Google cloud-computing applications get certification for federal government use

By Steven Overly
Monday, August 2, 2010; 7

Google wants the federal government to use its e-mail.

The company earned federal certification last week for its cloud-based e-mail, calendar and other collaboration applications after the General Services Administration determined they met moderate-level federal security requirements.

It's the first cloud-based suite to earn such accreditation and serves as an impetus for the Mountain View, Calif.-based giant to ramp up its sales efforts in Washington, said David Mihalchik, Google's federal business development executive.

"We hear them tell us that federal employees are clamoring for the same technology [at work that] they have at home," Mihalchik said. "What we've done is to certify Google Apps so that government has an apples-to-apples comparison of their existing system and Google Apps."

Once largely absent from Washington, Google has expanded its reach here in recent years, mainly to lobby on Internet and antitrust policies. Its offices in Reston and north of Metro Center currently contain about 30 employees each.

But the notion of the federal government as a potential customer has only begun to take shape as lawmakers and executives look to cut information technology costs with cloud computing, a burgeoning trend whereby organizations receive IT services and software via the Internet.

"This is a new technology paradigm," Mihalchik said. And "Google is a cloud computing company."

That shift has been slowed by lawmaker concerns about data security and privacy, said Deniece Peterson, the manager of industry analysis at Input, a Reston-based market research firm that follows federal contracts. She said last week's announcement may ease some trepidation.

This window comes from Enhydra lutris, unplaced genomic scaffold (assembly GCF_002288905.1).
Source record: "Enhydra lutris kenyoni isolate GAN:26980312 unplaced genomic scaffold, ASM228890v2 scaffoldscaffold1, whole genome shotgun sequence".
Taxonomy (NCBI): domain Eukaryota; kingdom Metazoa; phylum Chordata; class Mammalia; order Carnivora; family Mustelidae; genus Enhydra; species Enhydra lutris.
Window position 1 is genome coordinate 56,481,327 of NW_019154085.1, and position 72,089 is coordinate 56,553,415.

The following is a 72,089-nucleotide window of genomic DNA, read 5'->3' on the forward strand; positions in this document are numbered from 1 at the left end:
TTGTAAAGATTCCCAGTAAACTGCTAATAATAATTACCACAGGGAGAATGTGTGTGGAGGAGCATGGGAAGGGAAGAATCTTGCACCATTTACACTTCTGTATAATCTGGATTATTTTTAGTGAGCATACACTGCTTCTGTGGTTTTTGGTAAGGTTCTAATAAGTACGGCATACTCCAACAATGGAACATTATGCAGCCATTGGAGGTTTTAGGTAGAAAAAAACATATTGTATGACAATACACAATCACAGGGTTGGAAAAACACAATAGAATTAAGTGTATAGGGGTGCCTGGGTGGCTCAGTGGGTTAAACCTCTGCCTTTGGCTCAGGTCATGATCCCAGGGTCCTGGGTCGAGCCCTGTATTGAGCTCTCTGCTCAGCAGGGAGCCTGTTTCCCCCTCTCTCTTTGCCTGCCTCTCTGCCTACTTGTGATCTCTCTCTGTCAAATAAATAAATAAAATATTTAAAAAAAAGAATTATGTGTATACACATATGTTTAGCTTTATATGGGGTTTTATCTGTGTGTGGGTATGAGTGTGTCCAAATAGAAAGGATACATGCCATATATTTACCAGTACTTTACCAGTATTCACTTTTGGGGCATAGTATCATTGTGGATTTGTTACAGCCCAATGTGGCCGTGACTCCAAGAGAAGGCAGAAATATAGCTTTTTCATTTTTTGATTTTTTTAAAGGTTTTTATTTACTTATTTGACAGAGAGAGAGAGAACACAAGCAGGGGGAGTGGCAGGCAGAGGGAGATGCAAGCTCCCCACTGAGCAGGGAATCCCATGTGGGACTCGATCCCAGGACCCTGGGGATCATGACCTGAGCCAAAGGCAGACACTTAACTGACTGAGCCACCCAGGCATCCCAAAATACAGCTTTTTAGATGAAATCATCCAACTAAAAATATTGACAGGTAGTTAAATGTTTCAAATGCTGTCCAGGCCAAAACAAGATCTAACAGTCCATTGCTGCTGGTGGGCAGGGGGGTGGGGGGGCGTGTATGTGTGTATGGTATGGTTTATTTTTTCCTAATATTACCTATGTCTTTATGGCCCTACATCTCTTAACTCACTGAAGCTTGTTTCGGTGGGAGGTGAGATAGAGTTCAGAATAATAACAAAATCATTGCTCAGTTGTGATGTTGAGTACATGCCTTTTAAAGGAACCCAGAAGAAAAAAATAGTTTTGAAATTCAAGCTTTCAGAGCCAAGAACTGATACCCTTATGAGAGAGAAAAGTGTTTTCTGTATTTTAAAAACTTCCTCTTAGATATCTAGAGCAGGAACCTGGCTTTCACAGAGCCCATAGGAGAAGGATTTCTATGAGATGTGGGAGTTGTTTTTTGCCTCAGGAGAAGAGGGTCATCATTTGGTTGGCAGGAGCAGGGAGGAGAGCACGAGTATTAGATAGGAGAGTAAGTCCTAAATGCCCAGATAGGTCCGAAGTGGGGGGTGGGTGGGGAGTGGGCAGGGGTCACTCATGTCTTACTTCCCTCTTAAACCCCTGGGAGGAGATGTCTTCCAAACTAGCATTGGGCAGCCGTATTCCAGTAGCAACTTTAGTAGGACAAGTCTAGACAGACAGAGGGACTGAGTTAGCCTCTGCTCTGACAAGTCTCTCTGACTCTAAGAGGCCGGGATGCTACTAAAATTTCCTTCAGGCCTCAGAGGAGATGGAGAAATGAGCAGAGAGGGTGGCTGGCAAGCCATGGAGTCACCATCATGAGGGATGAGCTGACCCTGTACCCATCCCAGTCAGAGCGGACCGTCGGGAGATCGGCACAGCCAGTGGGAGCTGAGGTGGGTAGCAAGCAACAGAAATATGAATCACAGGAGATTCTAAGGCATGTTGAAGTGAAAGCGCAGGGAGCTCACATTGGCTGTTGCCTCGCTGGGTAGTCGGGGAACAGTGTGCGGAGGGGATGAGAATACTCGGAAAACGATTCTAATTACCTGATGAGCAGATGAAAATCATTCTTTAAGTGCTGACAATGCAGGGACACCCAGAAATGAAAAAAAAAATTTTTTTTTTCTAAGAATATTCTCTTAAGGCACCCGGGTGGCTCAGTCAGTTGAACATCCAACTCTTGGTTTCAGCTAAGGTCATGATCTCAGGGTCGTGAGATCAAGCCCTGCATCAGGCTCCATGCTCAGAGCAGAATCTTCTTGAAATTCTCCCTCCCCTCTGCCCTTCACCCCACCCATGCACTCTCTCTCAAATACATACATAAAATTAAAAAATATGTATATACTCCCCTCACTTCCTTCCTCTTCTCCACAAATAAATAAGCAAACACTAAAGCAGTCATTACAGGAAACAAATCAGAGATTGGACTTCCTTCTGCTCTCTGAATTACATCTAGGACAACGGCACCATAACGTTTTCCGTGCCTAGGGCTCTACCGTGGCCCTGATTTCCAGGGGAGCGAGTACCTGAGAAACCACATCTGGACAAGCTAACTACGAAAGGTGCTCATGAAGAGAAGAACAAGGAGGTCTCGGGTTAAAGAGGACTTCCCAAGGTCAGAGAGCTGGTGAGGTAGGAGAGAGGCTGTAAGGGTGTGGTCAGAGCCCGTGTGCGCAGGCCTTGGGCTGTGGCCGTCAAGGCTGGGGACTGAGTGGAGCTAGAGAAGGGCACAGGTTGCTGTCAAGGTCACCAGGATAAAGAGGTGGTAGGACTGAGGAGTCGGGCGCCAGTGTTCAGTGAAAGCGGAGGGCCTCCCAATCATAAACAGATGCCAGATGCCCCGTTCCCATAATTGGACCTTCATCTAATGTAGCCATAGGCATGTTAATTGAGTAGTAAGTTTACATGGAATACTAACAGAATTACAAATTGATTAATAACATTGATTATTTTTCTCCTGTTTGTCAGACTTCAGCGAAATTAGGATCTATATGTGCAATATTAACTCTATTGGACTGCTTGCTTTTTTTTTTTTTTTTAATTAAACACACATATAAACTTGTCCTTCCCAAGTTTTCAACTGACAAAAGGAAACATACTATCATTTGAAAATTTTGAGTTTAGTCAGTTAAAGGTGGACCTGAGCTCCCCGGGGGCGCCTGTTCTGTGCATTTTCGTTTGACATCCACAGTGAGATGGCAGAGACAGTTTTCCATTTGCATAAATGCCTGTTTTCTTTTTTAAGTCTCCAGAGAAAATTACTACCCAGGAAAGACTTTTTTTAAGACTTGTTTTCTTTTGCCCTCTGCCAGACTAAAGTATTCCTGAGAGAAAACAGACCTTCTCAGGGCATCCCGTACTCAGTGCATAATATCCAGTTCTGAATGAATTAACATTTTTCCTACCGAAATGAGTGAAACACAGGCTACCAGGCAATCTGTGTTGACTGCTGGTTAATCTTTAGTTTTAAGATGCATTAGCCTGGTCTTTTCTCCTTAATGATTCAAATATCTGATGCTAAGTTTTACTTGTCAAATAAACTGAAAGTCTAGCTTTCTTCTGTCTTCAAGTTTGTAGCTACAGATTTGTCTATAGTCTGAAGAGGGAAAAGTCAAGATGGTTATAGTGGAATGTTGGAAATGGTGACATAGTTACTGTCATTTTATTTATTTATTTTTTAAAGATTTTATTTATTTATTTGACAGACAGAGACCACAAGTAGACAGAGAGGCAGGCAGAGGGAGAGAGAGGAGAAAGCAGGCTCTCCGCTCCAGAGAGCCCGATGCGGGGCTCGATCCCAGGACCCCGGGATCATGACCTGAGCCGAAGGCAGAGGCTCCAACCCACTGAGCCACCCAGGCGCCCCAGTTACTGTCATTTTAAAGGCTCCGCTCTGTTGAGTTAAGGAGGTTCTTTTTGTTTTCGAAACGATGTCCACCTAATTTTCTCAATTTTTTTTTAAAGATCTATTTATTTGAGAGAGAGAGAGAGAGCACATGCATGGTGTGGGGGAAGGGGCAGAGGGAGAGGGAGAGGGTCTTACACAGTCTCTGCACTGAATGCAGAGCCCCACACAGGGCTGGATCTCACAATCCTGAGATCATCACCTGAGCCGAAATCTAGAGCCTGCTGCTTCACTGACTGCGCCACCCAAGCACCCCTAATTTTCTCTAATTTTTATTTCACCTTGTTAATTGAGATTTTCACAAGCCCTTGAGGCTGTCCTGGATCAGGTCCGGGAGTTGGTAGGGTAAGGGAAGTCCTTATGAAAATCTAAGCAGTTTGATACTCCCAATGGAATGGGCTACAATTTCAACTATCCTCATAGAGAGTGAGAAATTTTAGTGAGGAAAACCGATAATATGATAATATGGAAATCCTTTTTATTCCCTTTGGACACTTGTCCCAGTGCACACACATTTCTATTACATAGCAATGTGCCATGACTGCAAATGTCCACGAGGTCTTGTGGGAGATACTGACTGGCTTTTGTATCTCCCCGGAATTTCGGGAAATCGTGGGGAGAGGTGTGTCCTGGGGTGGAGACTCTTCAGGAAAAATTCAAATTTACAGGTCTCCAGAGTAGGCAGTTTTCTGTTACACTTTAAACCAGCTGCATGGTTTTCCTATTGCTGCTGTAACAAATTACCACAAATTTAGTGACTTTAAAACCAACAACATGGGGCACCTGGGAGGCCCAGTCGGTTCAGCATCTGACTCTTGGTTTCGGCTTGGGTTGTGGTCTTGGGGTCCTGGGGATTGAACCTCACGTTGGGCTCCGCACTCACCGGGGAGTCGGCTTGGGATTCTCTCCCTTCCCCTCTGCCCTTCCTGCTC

Google's certification comes as various media outlets have said the company is vying with Microsoft to provide e-mail for GSA's 15,000 employees.

The Federal Information Security Management Act, or FISMA, requires agencies to establish security standards for information systems and hold any vendors to them, said Sahar Wali, a GSA spokeswoman.

Wali said FISMA certification is not required in order to win the bid, so accreditation may not give Google an outright advantage. But it is required to implement a new e-mail system, and prior approval could shorten the time it takes for that to happen.

But even as Google beats technology giants likes Microsoft and IBM to the finish line on a cloud suite that meets FISMA standards, Peterson said not to expect others will go "quietly into the night because Google has arrived."

Microsoft and other incumbents still have at least one advantage: legacy.

"I can't say that I see market dominance for Google," Peterson said. "Those companies have a very solid federal presence and in many cases they've built the infrastructure for these solutions to reside. What they've done is just build up a line of business that leverages all of their core strengths."

As vice president of Microsoft's federal division, Curt Kolcun estimates his company's Exchange software is used for about 90 percent of federal government e-mail.

Microsoft is also pursuing FISMA certification for cloud-based software packages but has yet to complete the process.

"I don't put any weight in the fact they attained it first," Kolcun said, noting that Microsoft has been in the federal market since 1984.

Still, should Google win the GSA or another contract, that could prove critical to its future, Peterson said, because other agencies are likely to watch and see if the Internet giant can deliver successfully. That may be more of a catalyst than the certification itself.

"I think the market and time will tell," she said.

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